Using a qualitative approach, this study examined disclosure patterns of women who have experienced symptoms of postpartum depression (PPD). Postpartum depression is a mental illness that new parents are at risk of developing. If left unresolved, PPD can have severe, negative impacts on the development of the baby and the well-being of the parent. Unfortunately, due to the stigmatized nature of the illness, parents are sometimes reluctant to bring up their struggles with this illness and seek help. Eighteen women who had experienced PPD within the past five years were recruited and participated in an interview where they were asked questions regarding their disclosure behaviors. Using Communication Privacy Management Theory (CPM), the data were examined to explain disclosure patterns. Findings were discovered using a thematic analysis. Themes of disclosure processes, disclosure considerations, boundary maintenance, and effects of disclosure were prompted by the theory and several subthemes were discovered in the data.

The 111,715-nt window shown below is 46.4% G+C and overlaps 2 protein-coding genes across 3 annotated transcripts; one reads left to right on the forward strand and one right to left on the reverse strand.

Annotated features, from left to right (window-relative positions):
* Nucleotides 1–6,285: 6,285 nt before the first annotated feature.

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Master of Arts (M.A.)
College of Sciences
Nicholson School of Communication and Media
Length of Campus-only Access
Masters Thesis (Open Access)
Lunsford, Kelsey, "Postpartum Depression Symptoms in New Mothers and the Disclosure Process" (2022). Electronic Theses and Dissertations, 2020-. 1047.